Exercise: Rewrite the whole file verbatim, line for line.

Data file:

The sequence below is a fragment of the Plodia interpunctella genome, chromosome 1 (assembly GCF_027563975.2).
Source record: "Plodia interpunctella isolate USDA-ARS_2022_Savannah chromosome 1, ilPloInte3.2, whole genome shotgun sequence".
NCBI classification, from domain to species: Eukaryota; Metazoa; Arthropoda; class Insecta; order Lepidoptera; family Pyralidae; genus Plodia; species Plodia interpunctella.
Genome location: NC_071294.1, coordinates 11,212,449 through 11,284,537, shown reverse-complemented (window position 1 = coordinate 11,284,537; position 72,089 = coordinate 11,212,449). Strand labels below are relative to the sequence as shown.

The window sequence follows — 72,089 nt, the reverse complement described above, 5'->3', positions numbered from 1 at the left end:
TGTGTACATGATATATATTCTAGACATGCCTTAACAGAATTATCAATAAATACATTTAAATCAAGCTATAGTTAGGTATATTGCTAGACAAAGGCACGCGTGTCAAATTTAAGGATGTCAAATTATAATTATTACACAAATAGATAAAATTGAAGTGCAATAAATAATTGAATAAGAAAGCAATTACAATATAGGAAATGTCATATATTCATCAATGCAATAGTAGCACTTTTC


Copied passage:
The sequence below is a fragment of the Plodia interpunctella genome, chromosome 1 (assembly GCF_027563975.2).
Source record: "Plodia interpunctella isolate USDA-ARS_2022_Savannah chromosome 1, ilPloInte3.2, whole genome shotgun sequence".
NCBI classification, from domain to species: Eukaryota; Metazoa; Arthropoda; class Insecta; order Lepidoptera; family Pyralidae; genus Plodia; species Plodia interpunctella.
Genome location: NC_071294.1, coordinates 11,212,449 through 11,284,537, shown reverse-complemented (window position 1 = coordinate 11,284,537; position 72,089 = coordinate 11,212,449). Strand labels below are relative to the sequence as shown.

The window sequence follows — 72,089 nt, the reverse complement described above, 5'->3', positions numbered from 1 at the left end:
TGTGTACATGATATATATTCTAGACATGCCTTAACAGAATTATCAATAAATACATTTAAATCAAGCTATAGTTAGGTATATTGCTAGACAAAGGCACGCGTGTCAAATTTAAGGATGTCAAATTATAATTATTACACAAATAGATAAAATTGAAGTGCAATAAATAATTGAATAAGAAAGCAATTACAATATAGGAAATGTCATATATTCATCAATGCAATAGTAGCACTTTTC